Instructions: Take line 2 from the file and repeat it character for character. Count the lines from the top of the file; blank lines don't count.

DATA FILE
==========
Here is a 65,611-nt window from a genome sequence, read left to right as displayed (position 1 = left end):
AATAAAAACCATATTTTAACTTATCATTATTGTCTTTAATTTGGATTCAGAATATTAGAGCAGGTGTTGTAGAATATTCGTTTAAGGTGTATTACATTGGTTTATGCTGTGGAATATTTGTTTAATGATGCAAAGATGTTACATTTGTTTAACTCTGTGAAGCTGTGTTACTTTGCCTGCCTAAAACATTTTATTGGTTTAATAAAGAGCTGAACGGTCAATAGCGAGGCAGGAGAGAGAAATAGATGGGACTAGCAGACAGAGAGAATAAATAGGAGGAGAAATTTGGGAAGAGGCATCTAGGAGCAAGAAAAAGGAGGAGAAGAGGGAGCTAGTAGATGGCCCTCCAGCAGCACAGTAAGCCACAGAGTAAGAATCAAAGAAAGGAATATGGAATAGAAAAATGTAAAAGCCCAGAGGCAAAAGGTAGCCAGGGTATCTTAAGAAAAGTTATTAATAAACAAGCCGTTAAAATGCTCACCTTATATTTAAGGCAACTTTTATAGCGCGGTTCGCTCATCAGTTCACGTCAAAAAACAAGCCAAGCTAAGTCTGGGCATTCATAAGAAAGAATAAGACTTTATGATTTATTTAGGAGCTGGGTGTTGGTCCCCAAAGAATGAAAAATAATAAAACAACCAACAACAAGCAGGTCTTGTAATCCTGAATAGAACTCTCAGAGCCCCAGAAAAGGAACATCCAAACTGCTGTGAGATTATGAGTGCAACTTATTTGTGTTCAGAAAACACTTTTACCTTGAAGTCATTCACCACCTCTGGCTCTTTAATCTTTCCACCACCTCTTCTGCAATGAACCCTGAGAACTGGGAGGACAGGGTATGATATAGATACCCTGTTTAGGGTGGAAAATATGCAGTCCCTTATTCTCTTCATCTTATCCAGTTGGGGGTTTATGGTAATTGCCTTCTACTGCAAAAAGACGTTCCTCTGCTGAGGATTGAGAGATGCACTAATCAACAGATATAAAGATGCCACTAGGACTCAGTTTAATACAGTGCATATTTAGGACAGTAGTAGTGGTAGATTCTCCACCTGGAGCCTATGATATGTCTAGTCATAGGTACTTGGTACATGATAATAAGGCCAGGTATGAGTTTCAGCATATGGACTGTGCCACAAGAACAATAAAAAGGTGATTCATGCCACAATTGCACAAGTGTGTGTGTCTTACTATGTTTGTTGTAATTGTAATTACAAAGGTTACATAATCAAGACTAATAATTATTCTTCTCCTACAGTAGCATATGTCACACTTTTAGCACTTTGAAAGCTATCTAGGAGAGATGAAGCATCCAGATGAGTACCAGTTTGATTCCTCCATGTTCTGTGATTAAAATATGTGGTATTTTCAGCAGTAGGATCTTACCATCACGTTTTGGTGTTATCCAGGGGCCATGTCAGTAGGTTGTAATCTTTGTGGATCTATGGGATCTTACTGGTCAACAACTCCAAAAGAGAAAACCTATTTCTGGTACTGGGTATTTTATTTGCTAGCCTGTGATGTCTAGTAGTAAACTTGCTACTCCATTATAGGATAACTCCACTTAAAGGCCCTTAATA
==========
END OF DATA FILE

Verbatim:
AATAAAAACCATATTTTAACTTATCATTATTGTCTTTAATTTGGATTCAGAATATTAGAGCAGGTGTTGTAGAATATTCGTTTAAGGTGTATTACATTGGTTTATGCTGTGGAATATTTGTTTAATGATGCAAAGATGTTACATTTGTTTAACTCTGTGAAGCTGTGTTACTTTGCCTGCCTAAAACATTTTATTGGTTTAATAAAGAGCTGAACGGTCAATAGCGAGGCAGGAGAGAGAAATAGATGGGACTAGCAGACAGAGAGAATAAATAGGAGGAGAAATTTGGGAAGAGGCATCTAGGAGCAAGAAAAAGGAGGAGAAGAGGGAGCTAGTAGATGGCCCTCCAGCAGCACAGTAAGCCACAGAGTAAGAATCAAAGAAAGGAATATGGAATAGAAAAATGTAAAAGCCCAGAGGCAAAAGGTAGCCAGGGTATCTTAAGAAAAGTTATTAATAAACAAGCCGTTAAAATGCTCACCTTATATTTAAGGCAACTTTTATAGCGCGGTTCGCTCATCAGTTCACGTCAAAAAACAAGCCAAGCTAAGTCTGGGCATTCATAAGAAAGAATAAGACTTTATGATTTATTTAGGAGCTGGGTGTTGGTCCCCAAAGAATGAAAAATAATAAAACAACCAACAACAAGCAGGTCTTGTAATCCTGAATAGAACTCTCAGAGCCCCAGAAAAGGAACATCCAAACTGCTGTGAGATTATGAGTGCAACTTATTTGTGTTCAGAAAACACTTTTACCTTGAAGTCATTCACCACCTCTGGCTCTTTAATCTTTCCACCACCTCTTCTGCAATGAACCCTGAGAACTGGGAGGACAGGGTATGATATAGATACCCTGTTTAGGGTGGAAAATATGCAGTCCCTTATTCTCTTCATCTTATCCAGTTGGGGGTTTATGGTAATTGCCTTCTACTGCAAAAAGACGTTCCTCTGCTGAGGATTGAGAGATGCACTAATCAACAGATATAAAGATGCCACTAGGACTCAGTTTAATACAGTGCATATTTAGGACAGTAGTAGTGGTAGATTCTCCACCTGGAGCCTATGATATGTCTAGTCATAGGTACTTGGTACATGATAATAAGGCCAGGTATGAGTTTCAGCATATGGACTGTGCCACAAGAACAATAAAAAGGTGATTCATGCCACAATTGCACAAGTGTGTGTGTCTTACTATGTTTGTTGTAATTGTAATTACAAAGGTTACATAATCAAGACTAATAATTATTCTTCTCCTACAGTAGCATATGTCACACTTTTAGCACTTTGAAAGCTATCTAGGAGAGATGAAGCATCCAGATGAGTACCAGTTTGATTCCTCCATGTTCTGTGATTAAAATATGTGGTATTTTCAGCAGTAGGATCTTACCATCACGTTTTGGTGTTATCCAGGGGCCATGTCAGTAGGTTGTAATCTTTGTGGATCTATGGGATCTTACTGGTCAACAACTCCAAAAGAGAAAACCTATTTCTGGTACTGGGTATTTTATTTGCTAGCCTGTGATGTCTAGTAGTAAACTTGCTACTCCATTATAGGATAACTCCACTTAAAGGCCCTTAATA